Tuesday, May 21, 2024

Slack AI Privacy

Ashley Belanger (Hacker News):

After launching Slack AI in February, Slack appears to be digging its heels in, defending its vague policy that by default sucks up customers’ data—including messages, content, and files—to train Slack’s global AI models.

According to Slack engineer Aaron Maurer, Slack has explained in a blog that the Salesforce-owned chat service does not train its large language models (LLMs) on customer data. But Slack’s policy may need updating “to explain more carefully how these privacy principles play with Slack AI,” Maurer wrote on Threads, partly because the policy “was originally written about the search/recommendation work we’ve been doing for years prior to Slack AI.”

Maurer was responding to a Threads post from engineer and writer Gergely Orosz, who called for companies to opt out of data sharing until the policy is clarified, not by a blog, but in the actual policy language.

Gergely Orosz:

An ML engineer at Slack says they don’t use messages to train LLM models. My response is that the current terms allow them to do so. I’ll believe this is the policy when it’s in the policy.

Richard Speed:

Salesforce division Slack has responded to criticism by users outraged that its privacy principles allowed the messaging service to slurp customer data for AI training unless specifically told not to, claiming the data never leaves the platform and isn’t used to train “third party” models.

The app maker said its ML models were “platform level” for things like channel and emoji recommendations and search results, and it has now updated the principles “to better explain the relationship between customer data and generative AI in Slack.”


The privacy principles were overhauled in 2023 and contained the text: “To develop AI/ML models, our systems analyze Customer Data (e.g. messages, content and files) submitted to Slack.”


The principles have since been tweaked slightly, and now read: “To develop non-generative AI/ML models for features such as emoji and channel recommendations, our systems analyze Customer Data.”

Adam Engst:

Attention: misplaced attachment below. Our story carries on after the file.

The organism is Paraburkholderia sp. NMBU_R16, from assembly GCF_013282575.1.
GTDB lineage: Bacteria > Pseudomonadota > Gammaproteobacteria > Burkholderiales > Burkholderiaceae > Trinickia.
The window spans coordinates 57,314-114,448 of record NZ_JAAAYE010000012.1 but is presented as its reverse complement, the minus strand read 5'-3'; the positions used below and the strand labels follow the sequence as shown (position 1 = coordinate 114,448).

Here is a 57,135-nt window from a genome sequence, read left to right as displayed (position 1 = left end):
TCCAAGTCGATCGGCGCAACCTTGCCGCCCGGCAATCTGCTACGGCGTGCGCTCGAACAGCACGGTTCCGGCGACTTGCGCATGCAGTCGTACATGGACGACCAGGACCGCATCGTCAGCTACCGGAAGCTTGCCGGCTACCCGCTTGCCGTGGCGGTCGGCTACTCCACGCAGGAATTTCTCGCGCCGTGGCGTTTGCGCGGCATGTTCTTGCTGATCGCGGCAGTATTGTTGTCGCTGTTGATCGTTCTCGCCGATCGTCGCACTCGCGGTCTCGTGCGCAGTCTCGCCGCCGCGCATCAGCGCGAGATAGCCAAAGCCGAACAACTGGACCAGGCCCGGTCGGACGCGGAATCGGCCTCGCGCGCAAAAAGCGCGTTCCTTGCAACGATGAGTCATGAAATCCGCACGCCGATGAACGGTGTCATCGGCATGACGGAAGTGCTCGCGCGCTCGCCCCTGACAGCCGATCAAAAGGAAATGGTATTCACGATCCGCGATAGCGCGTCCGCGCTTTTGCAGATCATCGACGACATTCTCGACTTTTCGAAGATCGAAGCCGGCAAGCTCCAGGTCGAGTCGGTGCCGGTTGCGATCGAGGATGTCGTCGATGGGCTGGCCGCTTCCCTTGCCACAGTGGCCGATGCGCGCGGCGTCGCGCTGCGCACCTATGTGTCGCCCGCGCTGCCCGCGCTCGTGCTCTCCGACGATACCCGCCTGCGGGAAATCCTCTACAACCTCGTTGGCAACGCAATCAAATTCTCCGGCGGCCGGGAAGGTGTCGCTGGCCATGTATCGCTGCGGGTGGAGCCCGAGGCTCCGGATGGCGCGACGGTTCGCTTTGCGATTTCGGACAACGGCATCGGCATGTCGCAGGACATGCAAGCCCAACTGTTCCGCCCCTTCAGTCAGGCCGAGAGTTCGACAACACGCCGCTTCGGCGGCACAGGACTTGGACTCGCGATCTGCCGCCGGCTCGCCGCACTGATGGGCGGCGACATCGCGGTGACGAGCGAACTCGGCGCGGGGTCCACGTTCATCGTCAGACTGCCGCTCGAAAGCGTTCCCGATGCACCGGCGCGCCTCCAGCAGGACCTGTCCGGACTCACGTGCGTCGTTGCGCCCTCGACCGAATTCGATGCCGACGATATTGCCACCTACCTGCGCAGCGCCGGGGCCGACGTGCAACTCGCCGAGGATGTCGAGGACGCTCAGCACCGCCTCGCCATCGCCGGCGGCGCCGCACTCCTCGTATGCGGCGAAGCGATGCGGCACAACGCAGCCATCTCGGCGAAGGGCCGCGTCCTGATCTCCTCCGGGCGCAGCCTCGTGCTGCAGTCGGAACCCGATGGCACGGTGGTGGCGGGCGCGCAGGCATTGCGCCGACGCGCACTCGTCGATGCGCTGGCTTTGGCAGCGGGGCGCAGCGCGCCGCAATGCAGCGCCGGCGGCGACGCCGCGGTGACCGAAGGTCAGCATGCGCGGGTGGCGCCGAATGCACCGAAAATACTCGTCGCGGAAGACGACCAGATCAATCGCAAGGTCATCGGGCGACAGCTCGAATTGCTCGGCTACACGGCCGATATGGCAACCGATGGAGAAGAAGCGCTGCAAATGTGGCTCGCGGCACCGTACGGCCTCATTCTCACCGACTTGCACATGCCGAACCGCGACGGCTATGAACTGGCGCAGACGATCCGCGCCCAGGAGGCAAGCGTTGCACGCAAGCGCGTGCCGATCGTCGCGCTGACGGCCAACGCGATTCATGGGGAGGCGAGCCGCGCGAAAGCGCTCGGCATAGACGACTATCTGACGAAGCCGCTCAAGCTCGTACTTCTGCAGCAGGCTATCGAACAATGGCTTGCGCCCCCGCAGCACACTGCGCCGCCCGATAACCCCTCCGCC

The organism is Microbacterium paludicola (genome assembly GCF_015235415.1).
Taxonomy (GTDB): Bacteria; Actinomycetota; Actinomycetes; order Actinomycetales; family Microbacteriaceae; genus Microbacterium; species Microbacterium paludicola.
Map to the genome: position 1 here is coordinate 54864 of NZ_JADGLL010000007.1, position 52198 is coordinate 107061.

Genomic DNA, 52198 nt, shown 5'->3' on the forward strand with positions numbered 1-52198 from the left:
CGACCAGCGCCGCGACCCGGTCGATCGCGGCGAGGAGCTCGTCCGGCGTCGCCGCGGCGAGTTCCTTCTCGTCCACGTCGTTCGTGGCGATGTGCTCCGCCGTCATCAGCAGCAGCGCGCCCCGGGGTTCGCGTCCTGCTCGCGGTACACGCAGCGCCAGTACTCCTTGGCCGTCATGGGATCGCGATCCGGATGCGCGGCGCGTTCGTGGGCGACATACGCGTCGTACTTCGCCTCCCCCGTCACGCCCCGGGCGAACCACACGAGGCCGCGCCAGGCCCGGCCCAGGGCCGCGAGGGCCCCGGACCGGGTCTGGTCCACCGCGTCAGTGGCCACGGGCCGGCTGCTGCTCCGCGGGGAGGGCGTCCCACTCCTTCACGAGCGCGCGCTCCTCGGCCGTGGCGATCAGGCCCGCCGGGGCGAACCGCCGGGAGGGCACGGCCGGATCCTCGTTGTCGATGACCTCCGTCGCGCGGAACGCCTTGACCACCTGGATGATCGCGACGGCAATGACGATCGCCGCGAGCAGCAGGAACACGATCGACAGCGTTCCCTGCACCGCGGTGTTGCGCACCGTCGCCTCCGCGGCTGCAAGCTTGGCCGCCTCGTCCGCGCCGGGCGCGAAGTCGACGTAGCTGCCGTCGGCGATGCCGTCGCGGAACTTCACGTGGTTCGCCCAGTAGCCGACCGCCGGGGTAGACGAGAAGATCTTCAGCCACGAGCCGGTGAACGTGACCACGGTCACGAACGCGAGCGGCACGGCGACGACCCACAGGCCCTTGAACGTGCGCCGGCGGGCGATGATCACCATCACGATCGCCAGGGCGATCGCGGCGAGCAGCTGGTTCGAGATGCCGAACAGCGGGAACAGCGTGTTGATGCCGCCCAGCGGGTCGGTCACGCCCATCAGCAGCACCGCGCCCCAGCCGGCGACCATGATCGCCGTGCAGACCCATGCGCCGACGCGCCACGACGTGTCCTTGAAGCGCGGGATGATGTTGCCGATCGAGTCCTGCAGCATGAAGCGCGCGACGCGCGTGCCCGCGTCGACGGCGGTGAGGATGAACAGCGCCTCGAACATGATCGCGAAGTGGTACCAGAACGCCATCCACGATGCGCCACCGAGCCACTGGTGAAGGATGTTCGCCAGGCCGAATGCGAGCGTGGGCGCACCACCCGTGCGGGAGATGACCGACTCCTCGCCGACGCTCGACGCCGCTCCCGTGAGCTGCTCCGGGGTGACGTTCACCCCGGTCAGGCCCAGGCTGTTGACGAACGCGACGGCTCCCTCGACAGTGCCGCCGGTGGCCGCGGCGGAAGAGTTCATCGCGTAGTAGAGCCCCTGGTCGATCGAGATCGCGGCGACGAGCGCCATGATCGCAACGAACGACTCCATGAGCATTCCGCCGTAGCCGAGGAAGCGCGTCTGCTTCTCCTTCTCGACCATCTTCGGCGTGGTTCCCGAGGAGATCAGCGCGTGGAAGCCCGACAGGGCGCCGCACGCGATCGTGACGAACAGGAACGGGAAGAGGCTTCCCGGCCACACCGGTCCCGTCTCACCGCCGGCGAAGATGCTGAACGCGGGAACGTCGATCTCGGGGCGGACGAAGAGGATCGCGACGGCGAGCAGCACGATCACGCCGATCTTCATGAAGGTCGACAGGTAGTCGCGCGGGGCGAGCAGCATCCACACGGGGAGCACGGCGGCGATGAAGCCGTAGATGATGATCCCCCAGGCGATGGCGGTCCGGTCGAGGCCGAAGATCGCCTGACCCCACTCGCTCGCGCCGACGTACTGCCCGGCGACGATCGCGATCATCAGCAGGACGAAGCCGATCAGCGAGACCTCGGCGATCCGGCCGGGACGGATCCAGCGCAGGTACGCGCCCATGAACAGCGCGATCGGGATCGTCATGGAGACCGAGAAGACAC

If people actually read Slack’s privacy principles document instead of just reacting to an incorrectly titled link or an out-of-context screenshot on X/Twitter, they would see that Slack isn’t doing any of those things.

However, the “unambiguous sentences” that he quotes seem to be from the current privacy principles, not the May 17 version that sparked the outrage.

More seriously, there’s an important point to make here. Even as we rely ever more on gadgets and services, society has lost a great deal of trust in the tech industry. This controversy arose because the suggestion that Slack was doing something underhanded fit a lot of preconceived notions.

People didn’t want to give them the benefit of the doubt because their behavior played into preconceived notions and seemed sketchy. Their privacy document was antiquated (written to cover a previous AI feature) and not very clearly written. It gave examples of how the customer data might be used but didn’t specify limits. The document has no modification date or change history, with the overall privacy policy still showing a date of July 5, 2023. You had to opt out, and not via a visible setting—but by sending them an e-mail with a special subject. It’s all basically the opposite of what Steve Jobs recommended.

Update (2024-05-22): Adam Engst:

All that said, I still feel like Slack’s mistake in failing to update the document to be more clear wasn’t that bad. The subsequent changes Slack made show that even if the document wasn’t as clear as would be ideal, Slack wasn’t trying to put one over on us. Even in the problematic May 17 version, Slack said:

For any model that will be used broadly across all of our customers, we do not build or train these models in such a way that they could learn, memorise, or be able to reproduce some part of Customer Data.

Of course, because of the lack of trust many people have in the tech industry, even relatively clear statements like that don’t necessarily have the desired effect. “Sure,” one may think, “that’s what you say, but how do we know that’s true?”

And we don’t. There are many lapses, security breaches, and broken promises. But simultaneously, we have to trust the technology we use to a large extent because the only other option is to stop using it.

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